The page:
These themes come together in a masterful and moving final chapter. Here, the reader visits the writer for a final chat, and Amis reflects on America, 9/11, life, mortality, literature and love. These are all linked. America, with its mantra of life, liberty and the pursuit of happiness, is a land of freedom—and, writes Amis, “fiction is freedom”—which is also the justification for Amis’s neat refutation of cultural appropriation. 9/11 set the forces of death, literalism and fanaticism against the ideals of life, cosmopolitanism and freedom. Life is to be lived as intensely as it can be—but it must also be finite. Amis has no time for transhumanism or other schemes to attain immortality: “It is right, it is fitting, it is as it should be, that we die.” He quotes Bellow: “Death is the dark backing a mirror needs before we can see anything.” So we must fight death and the dark and live as much as we can—but in the full knowledge that death will have the final victory, though not, hopefully, the last laugh.
How can one find happiness in the knowledge of death, though? How can Amis, whose closest friend Christopher Hitchens died so young, feel so enamoured of life even when it is so cruel? That friendship, so strong and so deep, is even compared to the relationship between lovers in Hitchens’ memoir, Hitch-22. Well, Hitch’s “bequest” is movingly described in this scene, which takes place not long after Hitchens’ death:
We [Amis and Carol Blue, Hitchens’ widow] had both experienced it: an infusion, an invasion of overpowering happiness. Happiness: the delight of sentience … All right, this is what seemed to have taken place. The love of life of the Hitch—the existential amour fou of the Hitch, the “uncontrollable or obsessive passion”—had in part transferred itself to us. And henceforth, we agreed, it would be our solemn duty to maintain it and to honour it.
Life can be cruel and short and terrible. But it is also unique, beautiful, full of things to be wondered at, experiences to be had, ideas to imbibe and people to enjoy. And, says Amis, the two great subjects of literature are love and death. I would nominate these as the two great subjects of life, too. We might say, then, that death, as the cessation of living, necessitates the living and celebration of life. We can do no other, for there is no supernatural consolation to be had. The novel form, Amis argues, is secular, rational and social realist (his many pronouncements on literature and writing in this book are bound to precipitate debate). The novel, then, is an examination of the business of living, and thus intimately connected to love and friendship, as well as to death and suffering.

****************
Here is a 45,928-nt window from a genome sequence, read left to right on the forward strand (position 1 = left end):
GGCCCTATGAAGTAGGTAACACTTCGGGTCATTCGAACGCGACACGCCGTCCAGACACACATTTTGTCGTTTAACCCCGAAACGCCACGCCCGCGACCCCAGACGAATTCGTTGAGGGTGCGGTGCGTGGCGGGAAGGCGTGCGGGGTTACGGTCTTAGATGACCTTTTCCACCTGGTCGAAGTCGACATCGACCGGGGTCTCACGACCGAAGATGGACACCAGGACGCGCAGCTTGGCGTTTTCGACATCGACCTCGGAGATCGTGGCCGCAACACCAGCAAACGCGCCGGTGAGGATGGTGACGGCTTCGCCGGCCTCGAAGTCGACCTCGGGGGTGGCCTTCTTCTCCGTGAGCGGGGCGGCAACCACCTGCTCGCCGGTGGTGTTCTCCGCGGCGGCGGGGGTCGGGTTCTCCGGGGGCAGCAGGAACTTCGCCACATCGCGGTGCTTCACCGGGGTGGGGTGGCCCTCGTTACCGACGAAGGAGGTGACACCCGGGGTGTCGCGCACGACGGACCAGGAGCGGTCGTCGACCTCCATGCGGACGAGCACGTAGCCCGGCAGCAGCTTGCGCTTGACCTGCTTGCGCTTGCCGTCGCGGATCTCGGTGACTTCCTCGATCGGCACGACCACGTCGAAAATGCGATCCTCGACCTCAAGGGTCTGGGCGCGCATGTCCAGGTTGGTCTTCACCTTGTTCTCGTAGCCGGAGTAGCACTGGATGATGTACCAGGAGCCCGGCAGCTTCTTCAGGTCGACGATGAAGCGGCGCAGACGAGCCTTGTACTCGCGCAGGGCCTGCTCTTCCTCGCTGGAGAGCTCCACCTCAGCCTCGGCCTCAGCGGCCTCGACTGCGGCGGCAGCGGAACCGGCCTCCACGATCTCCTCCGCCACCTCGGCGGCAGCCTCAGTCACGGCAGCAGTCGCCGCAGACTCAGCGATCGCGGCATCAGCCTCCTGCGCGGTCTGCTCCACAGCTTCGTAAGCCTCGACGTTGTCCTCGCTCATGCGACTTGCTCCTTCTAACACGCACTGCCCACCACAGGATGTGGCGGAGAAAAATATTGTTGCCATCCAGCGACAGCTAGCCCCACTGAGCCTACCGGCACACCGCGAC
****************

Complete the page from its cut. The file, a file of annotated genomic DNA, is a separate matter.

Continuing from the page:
In the final chapter, these threads all come together via our “three principals”:
Saul Bellow was a phenomenon of love; he loved the world in such a way that his readers reciprocated and loved him in return. The same goes for Philip Larkin, but more lopsidedly … With essayists, the love transaction was more or less unknown until Christopher Hitchens came along—until he came along, and then went away again.
This is literature’s dewy little secret. Its energy is the energy of love … Love gets put into the writing, and love gets taken out.
Love, then, is what remains when all else fades—and in no other part of life is this truer than in literature. After Saul Bellow’s death, recalls Amis, he and Bellow’s friends and family spent a great deal of time reading Bellow’s work aloud, and that made them feel as if the man was still alive, still conversing, still there. Writers live on in their works, and Amis hopes to live on in his, at least for a while.
The literary life constitutes a constant thread in Amis’s life; he informs us that he has many projects he is working on even now. That transfusion of life from the Hitch remains, then. Amis’s hope to be read for a little while longer, and to foster a deep connection between writer and reader, will be fulfilled in me at least. Inside Story is a monumental and deeply moving ode to life—a book that cannot be done justice in a review, but which simply must be read, through laughter and tears, to be appreciated.